If you've been following our social media for a while you might know that we lost our 13 year old dog Logan back in April 2022. He had a short battle with cancer and we sadly had to let him go 2 days before his 14th birthday. He'd been with us through so much - numerous house moves from West Wales to Cardiff and London and then back to West Wales for his retirement. He saw us through our engagement, he was with us on our wedding day and he sat beside me during my 6 days of early labour and contractions before the birth of Osian, our first son. All our friends and family had met him and loved him too. To say we were left heartbroken is an understatement.
Our other dog Luna - a 2 year old black Jackapoo - hasn't been the same since we lost Logan, and to be honest, the house didn't feel the same either. Luna would run away to find friends and would have us all panicking and driving around like maniacs.
Around Christmas time I saw a Facebook post that caught my eye. Osian's school teacher was selling a litter of Cockapoos. They looked like little teddy bears. I pestered Jordan for days, sending him screenshots of the puppies. I found a chance one morning when he was hungover and probably feeling a bit fragile. I was lying in bed with the baby trying to get him to sleep for his mid-morning nap while texting Jordan. Begging him, pleading with him "but can you imagine how excited the boys will be?!" and "it'll be so good for Luna". His response in true Jordan style was simply "OK".
Two days before the New Year we collected the puppy and welcomed him into our home, now his home too. Our boys instantly fell in love, their faces lit up, eyes wide open.
We played around with a few names but settled on Celt. It seemed to suit him the most. He's so soft and adorable and settled in immediately. Luna has taken on a motherly role and is teaching him how to play. He stands his ground. His favourite place to sleep is next to the washing machine. Luna prefers it by the fire. I can't wait to see the boys and the dogs playing outside in the garden when the weather starts to improve.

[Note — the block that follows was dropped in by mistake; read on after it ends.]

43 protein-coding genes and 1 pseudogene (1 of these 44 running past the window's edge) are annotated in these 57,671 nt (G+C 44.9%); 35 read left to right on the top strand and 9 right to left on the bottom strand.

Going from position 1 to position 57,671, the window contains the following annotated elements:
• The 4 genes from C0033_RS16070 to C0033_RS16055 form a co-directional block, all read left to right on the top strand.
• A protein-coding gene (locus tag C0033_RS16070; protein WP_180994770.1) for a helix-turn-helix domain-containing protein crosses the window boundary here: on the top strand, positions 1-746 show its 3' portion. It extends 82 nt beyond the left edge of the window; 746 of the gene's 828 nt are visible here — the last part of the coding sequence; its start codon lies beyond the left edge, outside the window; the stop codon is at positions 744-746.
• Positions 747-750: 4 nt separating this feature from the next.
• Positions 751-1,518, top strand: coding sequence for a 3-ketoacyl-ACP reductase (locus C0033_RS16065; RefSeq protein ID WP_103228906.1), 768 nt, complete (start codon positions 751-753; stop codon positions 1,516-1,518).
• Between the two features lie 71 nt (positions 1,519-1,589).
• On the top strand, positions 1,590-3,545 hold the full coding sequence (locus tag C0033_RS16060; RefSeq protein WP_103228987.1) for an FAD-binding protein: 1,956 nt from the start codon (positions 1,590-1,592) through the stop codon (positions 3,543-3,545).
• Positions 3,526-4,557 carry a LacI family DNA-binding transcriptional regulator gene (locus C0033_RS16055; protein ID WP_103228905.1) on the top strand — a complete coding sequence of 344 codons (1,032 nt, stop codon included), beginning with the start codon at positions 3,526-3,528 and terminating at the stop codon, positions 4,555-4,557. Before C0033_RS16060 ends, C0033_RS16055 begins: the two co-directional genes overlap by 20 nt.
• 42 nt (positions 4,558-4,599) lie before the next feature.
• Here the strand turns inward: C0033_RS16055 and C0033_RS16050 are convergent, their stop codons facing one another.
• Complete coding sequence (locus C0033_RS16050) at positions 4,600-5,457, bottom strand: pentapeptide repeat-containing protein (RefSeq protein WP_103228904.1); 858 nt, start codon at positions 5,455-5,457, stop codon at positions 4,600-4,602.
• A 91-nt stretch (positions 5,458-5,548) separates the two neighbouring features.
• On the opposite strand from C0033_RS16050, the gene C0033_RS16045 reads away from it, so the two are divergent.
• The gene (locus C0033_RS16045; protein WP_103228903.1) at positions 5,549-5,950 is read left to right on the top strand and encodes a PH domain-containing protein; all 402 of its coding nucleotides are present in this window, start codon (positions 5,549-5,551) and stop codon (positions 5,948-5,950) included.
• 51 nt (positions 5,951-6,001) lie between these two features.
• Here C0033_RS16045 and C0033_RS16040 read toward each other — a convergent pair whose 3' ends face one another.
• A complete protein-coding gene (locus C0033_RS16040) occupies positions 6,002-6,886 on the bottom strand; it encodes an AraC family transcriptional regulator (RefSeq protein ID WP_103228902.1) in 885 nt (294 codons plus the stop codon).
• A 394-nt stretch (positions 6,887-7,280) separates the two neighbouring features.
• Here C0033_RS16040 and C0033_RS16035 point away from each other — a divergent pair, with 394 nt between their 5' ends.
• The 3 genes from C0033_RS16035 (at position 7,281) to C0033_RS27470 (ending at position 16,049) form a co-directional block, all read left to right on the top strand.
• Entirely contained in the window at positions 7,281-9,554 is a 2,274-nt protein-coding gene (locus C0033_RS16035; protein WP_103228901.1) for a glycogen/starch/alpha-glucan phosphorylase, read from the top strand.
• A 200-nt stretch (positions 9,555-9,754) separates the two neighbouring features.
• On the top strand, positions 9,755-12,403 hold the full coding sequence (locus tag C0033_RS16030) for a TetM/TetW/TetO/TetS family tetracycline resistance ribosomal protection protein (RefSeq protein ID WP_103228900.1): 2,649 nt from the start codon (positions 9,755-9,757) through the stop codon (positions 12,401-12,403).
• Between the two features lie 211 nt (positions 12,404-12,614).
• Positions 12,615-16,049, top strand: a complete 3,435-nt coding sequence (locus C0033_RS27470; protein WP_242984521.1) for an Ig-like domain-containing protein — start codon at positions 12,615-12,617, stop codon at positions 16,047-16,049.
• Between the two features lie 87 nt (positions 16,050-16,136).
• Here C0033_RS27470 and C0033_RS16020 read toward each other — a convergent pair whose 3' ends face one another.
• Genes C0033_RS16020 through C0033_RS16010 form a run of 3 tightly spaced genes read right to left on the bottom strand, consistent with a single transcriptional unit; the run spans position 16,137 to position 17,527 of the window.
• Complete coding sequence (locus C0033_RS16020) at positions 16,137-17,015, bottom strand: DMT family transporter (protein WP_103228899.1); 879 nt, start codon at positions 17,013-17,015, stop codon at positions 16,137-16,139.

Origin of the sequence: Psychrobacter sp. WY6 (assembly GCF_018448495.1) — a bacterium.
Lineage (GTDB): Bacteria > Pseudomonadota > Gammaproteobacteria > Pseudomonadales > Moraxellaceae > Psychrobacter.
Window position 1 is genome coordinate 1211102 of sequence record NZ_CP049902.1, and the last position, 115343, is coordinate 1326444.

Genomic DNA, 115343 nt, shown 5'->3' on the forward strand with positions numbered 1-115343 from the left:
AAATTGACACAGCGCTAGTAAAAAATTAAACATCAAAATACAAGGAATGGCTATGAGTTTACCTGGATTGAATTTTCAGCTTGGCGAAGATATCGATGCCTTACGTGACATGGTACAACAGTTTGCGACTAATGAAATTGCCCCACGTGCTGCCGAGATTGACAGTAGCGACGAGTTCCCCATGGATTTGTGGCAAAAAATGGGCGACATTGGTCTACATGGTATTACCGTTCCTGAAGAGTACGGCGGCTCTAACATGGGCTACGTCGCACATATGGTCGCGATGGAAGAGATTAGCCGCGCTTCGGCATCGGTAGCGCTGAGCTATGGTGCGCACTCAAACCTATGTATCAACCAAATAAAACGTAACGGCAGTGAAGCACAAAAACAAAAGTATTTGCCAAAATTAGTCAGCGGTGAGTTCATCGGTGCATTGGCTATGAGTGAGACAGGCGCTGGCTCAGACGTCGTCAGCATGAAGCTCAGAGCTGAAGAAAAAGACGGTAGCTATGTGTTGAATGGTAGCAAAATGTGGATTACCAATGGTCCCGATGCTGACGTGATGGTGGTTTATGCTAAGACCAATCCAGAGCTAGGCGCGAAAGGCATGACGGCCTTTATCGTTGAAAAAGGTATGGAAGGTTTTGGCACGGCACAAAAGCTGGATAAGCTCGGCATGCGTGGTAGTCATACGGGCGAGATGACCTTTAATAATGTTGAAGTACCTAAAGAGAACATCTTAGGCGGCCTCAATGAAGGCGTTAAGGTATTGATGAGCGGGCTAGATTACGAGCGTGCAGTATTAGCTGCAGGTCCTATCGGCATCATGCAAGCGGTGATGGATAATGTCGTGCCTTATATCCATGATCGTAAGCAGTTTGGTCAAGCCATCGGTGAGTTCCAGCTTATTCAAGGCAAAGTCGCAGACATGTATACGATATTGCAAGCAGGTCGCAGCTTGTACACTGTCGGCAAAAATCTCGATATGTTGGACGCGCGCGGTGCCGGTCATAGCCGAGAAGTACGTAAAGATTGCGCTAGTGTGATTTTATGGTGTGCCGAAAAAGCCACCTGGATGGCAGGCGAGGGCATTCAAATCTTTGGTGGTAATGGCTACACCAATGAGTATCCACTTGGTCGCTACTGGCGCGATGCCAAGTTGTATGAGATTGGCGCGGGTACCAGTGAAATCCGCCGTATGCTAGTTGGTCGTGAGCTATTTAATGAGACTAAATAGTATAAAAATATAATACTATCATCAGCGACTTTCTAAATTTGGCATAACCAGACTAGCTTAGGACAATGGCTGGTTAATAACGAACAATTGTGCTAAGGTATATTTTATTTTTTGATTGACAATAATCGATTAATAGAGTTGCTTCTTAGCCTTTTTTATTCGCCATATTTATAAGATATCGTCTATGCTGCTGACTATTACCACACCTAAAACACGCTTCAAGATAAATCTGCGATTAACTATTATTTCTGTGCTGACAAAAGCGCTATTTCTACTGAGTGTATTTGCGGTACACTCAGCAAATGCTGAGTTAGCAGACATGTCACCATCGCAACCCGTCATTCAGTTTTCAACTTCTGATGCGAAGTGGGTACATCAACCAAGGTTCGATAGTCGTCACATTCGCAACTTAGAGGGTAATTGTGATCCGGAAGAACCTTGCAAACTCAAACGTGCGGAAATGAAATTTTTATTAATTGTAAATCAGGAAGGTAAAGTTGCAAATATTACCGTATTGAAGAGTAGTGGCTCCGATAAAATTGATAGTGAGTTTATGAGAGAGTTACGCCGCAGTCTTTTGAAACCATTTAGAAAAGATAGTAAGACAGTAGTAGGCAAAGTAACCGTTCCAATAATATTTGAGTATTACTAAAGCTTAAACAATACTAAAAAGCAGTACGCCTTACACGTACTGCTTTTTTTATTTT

Celt at 10 weeks old, lying on a table next to my armchair.
What we've been cooking
We recently discovered Dishpatch, a company which offers 'restaurant menus delivered to your door'. Jordan and I lived in London for 5 years and one of our favourite things was having such a wealth and diversity of food on our doorstep. There was literally something new and exciting to try every week. We were never really into clothes or material things but would spend our money on good food and drinks.
We've ordered Dishpatch a handful of times, normally for a birthday treat or something celebratory. Our favourite dish so far was slow roasted Lamb with butterbeans from St. John. This was one of our favourite places to eat and drink and we still try to go there when we visit London.
Jordan has tried perfecting the dish himself and it's an absolute winner if you're looking for a twist on the traditional Sunday roast. It's served with a fresh, punchy herb sauce which really cuts through the lip-smacking velvety lamb fat.
The dish has sold out but here's a link -
Jordan serving up the slow roasted lamb with herb sauce for Sunday lunch.
In the garden
There are big changes planned for our garden this year. It all begins with a hefty landscaping makeover. That means everything else is on hold, including seed sowing.
We need to dismantle our greenhouse. The one we have was inherited from Mr & Mrs T. When we moved in it was quite a sorry sight. Just a handful of weathered polycarbonate panels remained in the aged aluminium frame. We replaced all of these with glass and got the greenhouse back to a workable, weather-proof condition.
I keep my succulents in the greenhouse all year long. It's far from perfect - lots of holes and gaps for cold air and pests to creep in. And sadly 2 broken/missing panes from a previous storm. I'm scared to go in there at the moment because a quick glance a few days ago confirmed my fears - dead plants. Lots of them. Noooo! The least affected seem to be my cuttings. The worst afftected are the more mature specimens, although the cacti seem to be largely unaffected. Or maybe the cacti will die more gradually. Time will tell.
So, for now the garden and gardening is on hold while we wait for a man and his digger to work his magic.